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Sylvia Jessie Catherine Birdseye (1902–1962)

by Suzanne Edgar

This article was published:

Sylvia Jessie Catherine Birdseye (1902-1962), bus driver, was born on 26 January 1902 near Port Augusta, South Australia, daughter of Charles De Witt Merrill, station-hand, and his wife Elizabeth Ann, née Kirwan. The Merrills led an itinerant existence and often lived in hessian huts. Sylvia's friends, the Birdseye family of Port Augusta, went to Adelaide where Alfred Birdseye bought the horse-and-coach business of John Hill & Co. Ltd that ran the route from the capital to Mannum. He converted it to the State's first, motorized, country bus service. In 1921 Sylvia went to work for him and joined his daughter Gladys in driving the tray-top Buick and the Studebaker sedans; two years later they gained their commercial licences.

An attractive, slight woman, with wavy, auburn hair, on 23 October 1923 Sylvia married Alfred's son, Sydney Alick Birdseye (d.1954), at Flinders Street Presbyterian Church, Adelaide. He was responsible for repairing the firm's vehicles. The fleet included a red Reo charabanc (with canvas side-flaps), modified by a lengthened wheel base and extra seats; freight went on top, on the running-board and on the front mudguards. While taking a spell, Sylvia slept strapped to the luggage under a tarpaulin on the roof. She gave everything she had to her job: though jocular, she was tart to shearers suffering hangovers and to passengers late for the bus. For work, she wore overalls or jodhpurs, a cap and jacket: all were covered in dust and stained with grease. She learned to fit bearings and piston rings, to grind valves and to fix a gearbox. With Gladys, Sylvia changed a wheel in four minutes; on her own, she replaced an axle in twenty minutes. Her two children, born in 1926 and 1927, accompanied her on the buses.

The company extended its operations in 1928 to Port Augusta and Port Lincoln, across gravel roads with few bridges over the creeks; for townships like Cleve, Kimba and far-west Ceduna, it provided a lifeline. The firm bought a gleaming Straight-Eight Nash and Sylvia became a director. She bet heavily at the races, but helped many with food parcels during the Depression. In 1938 she waded through a swollen creek, fixed a block and tackle to the far bank, and winched her bus and sixteen other vehicles to safety. A flood in 1946 was the only hazard which prevented her from running to time—by eight days: with twenty-five passengers, the coach was bogged south of Whyalla; aeroplanes dropped rations and Mrs Birdseye forged an alternative route through scrub, spinifex and sand.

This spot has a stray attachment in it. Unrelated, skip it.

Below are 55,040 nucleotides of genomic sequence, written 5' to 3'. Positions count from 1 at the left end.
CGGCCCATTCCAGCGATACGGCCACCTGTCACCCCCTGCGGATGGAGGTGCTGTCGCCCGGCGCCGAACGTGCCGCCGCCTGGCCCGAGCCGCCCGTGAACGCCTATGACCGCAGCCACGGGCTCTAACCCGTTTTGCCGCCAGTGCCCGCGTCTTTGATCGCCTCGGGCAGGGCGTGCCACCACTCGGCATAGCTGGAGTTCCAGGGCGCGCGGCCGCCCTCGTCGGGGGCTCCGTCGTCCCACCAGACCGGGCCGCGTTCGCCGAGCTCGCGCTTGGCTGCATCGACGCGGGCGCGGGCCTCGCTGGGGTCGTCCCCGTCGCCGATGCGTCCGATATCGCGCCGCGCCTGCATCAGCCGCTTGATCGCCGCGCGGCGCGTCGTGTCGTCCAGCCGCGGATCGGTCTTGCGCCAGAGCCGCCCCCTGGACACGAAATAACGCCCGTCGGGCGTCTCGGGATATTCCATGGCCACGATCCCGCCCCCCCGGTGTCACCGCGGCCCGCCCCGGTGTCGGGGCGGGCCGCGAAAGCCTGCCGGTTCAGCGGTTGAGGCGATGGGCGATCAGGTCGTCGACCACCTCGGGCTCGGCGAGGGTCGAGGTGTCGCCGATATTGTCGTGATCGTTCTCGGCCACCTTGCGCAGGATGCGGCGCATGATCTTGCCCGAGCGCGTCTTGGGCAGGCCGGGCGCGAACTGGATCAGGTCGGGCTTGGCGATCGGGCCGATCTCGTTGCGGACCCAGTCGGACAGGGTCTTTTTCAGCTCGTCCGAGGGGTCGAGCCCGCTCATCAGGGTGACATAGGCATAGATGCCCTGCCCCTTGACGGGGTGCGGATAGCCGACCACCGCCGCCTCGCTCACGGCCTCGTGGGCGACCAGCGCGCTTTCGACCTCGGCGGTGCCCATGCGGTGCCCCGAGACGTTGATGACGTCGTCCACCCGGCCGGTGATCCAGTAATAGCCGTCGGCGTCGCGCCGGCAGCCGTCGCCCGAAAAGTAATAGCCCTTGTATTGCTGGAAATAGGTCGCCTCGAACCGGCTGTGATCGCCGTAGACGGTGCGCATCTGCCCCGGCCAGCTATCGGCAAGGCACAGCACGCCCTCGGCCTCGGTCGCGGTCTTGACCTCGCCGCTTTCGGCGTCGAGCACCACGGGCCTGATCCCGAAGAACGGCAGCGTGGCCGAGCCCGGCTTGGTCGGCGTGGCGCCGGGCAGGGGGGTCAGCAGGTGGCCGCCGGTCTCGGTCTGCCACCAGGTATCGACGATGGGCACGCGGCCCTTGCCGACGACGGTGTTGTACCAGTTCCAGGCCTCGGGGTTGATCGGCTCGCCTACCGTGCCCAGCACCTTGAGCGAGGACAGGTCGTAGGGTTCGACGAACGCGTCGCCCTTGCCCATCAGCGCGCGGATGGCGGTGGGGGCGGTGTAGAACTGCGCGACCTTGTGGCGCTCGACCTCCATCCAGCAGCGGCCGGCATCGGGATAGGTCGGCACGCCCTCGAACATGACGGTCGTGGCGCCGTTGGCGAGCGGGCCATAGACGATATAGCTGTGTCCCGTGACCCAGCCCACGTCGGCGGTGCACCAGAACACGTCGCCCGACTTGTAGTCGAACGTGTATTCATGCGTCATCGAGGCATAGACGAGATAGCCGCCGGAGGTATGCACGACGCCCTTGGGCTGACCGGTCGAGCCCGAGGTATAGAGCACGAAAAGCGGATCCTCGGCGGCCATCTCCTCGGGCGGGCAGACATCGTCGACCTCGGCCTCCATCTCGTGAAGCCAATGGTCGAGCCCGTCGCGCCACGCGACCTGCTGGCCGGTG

After Gladys retired in 1960, Sylvia continued to drive. Operating from premises in Hindmarsh Square that combined office, home and depot, she also began to use lorries. Her schedule included the 250-mile (402 km) northern newspaper run (five nights a week), an 845-mile (1360 km) return trip to Port Lincoln (each weekend), as well as vehicle maintenance. She was nicknamed 'Grandmother Queen of the Open Road' and 'The Little Atom'. While preparing to drive to Port Lincoln, Mrs Birdseye died of a cerebral haemorrhage on 9 August 1962 at Woodville and was buried in Centennial Park cemetery; her daughter and son survived her. She is commemorated by a cairn and drinking fountain near the Iron Knob turn-off on the Lincoln Highway. Her daughter Sylvia inherited Birdseye Bus Service and retained an interest in it until 1983; she, too, was as familiar with a spark plug as a lipstick.

Select Bibliography

  • S. Nicol, Bullock Tracks and Bitumen (Adel, 1978)
  • L. Spriggs (ed), Cleve on the Yadnarie Plains (Cleve, SA, 1979)
  • H. Radi, 200 Australian Women (Syd, 1988)
  • People (Sydney), 4 Dec 1968
  • News (Adelaide), 18 Aug 1959
  • Advertiser (Adelaide), 10 Aug 1962, 23 Aug, 2 Sept 1965, 3 June 1973
  • Sydney Morning Herald, 6 Sept 1966, supplement
  • E. Harry, 'Mrs Sylvia Birdseye' (radio talk on 5CL, 31 Oct 1971, transcript held in State Library of South Australia)
  • private information.

Citation details

Suzanne Edgar, 'Birdseye, Sylvia Jessie Catherine (1902–1962)', Australian Dictionary of Biography, National Centre of Biography, Australian National University,, published first in hardcopy 1993, accessed online 18 May 2024.

This article was published in hardcopy in Australian Dictionary of Biography, Volume 13, (Melbourne University Press), 1993

View the front pages for Volume 13

© Copyright Australian Dictionary of Biography, 2006-2024

Life Summary [details]

Alternative Names
  • Merrill, Sylvia

26 January, 1902
Port Augusta, South Australia, Australia


9 August, 1962 (aged 60)
Woodville, Adelaide, South Australia, Australia